$outputXLSX=[IO.Path]::ChangeExtension($inputXLS,'xlsx')
	if (test-path "$outputXLSX"){Remove-Item "$outputXLSX" -Force}
	$xl = New-Object -com "Excel.Application"
	$xl.displayalerts = $False 
        $xl.ScreenUpdating = $False
	$wb = $xl.workbooks.open($inputXLS) 
	$ws = $wb.worksheets.Item(1)
	$wb.SaveAs($outputXLSX,$xlFormat) 
	$wb.Close()
	$xl.Quit()
	Remove-ComObject
        if (!$keep){
	     Remove-Item $inputXLS -Force
        }
}

In my case since I’ve switched to Excel 2013 the above method (and actually all excel automation via COM Interop) is much slower than compared to Excel 2010. This caused me to look for alternative methods on how to automatically convert Excel files from the old format to the new format. The first promising candidate I found was excelcnv.exe, which comes as part of the office installation and can be found under ‘C:\Program Files (x86)\Microsoft Office\Office14’ (replace 14 with the appropriate version number). This is a tool to convert between old and new Excel format and vice versa. Here are some lines of PowerShell that utilize excelcnv.exe:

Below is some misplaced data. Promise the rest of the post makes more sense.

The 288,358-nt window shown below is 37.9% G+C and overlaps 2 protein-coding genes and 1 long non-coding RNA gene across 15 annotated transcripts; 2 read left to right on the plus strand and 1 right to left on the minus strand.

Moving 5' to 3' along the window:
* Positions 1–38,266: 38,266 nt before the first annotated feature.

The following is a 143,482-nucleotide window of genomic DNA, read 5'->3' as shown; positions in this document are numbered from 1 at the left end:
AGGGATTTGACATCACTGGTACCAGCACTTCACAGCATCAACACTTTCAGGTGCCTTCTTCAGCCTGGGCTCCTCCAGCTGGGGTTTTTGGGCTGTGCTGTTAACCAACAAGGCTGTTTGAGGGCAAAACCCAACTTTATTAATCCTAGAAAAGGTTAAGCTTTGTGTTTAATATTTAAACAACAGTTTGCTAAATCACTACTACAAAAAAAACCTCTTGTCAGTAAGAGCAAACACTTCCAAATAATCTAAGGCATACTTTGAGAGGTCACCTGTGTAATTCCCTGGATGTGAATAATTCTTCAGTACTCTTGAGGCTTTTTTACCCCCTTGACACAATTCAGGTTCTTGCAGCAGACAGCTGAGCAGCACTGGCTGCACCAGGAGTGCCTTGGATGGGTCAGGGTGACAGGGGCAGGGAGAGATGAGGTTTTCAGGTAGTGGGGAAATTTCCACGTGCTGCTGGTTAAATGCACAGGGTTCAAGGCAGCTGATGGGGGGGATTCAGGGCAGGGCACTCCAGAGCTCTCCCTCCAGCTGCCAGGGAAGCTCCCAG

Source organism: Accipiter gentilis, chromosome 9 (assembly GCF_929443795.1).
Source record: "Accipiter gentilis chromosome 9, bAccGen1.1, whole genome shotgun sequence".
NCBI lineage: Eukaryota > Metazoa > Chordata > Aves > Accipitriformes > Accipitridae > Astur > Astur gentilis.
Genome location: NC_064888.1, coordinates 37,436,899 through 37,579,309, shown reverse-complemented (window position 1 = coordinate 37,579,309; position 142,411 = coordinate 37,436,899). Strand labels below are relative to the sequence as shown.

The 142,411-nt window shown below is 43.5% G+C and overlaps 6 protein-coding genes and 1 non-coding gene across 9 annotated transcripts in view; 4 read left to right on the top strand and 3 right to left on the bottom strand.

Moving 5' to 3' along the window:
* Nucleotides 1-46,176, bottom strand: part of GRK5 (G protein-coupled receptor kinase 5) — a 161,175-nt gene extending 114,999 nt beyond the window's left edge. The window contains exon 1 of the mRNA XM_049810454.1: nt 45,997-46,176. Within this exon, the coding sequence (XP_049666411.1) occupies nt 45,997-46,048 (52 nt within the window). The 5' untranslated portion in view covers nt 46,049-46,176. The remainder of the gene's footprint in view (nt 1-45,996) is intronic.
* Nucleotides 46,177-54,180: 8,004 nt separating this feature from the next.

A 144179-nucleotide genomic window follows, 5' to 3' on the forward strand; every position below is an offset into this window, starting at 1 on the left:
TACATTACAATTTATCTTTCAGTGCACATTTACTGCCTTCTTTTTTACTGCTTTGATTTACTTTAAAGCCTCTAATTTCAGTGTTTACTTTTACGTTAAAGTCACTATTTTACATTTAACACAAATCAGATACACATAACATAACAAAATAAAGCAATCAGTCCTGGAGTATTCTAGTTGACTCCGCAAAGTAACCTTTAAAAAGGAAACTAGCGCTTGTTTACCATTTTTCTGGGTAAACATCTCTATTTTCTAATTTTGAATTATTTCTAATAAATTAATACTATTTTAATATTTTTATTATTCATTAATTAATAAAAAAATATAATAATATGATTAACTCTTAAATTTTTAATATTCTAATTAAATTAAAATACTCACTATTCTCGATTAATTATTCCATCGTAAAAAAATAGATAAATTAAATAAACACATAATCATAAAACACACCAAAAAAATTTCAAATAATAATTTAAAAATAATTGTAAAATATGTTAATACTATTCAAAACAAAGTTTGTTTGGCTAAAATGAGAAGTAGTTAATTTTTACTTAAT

function ConvertTo-XLSX($xlsFile){
    $xlsxFile = [IO.PATH]::ChangeExtension($xlsFile,'xlsx')
    Start-Process -FilePath 'C:\Program Files (x86)\Microsoft Office\Office14\excelcnv.exe' -ArgumentList "-nme -oice ""$xlsxFile"" ""$xlsFile"""
}
#usage
ConvertTo-XLSX "$env:USERPROFILE\Desktop\Book1.xls"

While this converted the file successfully it also popped up a dialog after running it to convert multiple files that Excel did not launch correctly and asking whether to start in SafeMode. Not really something I was willing to accept.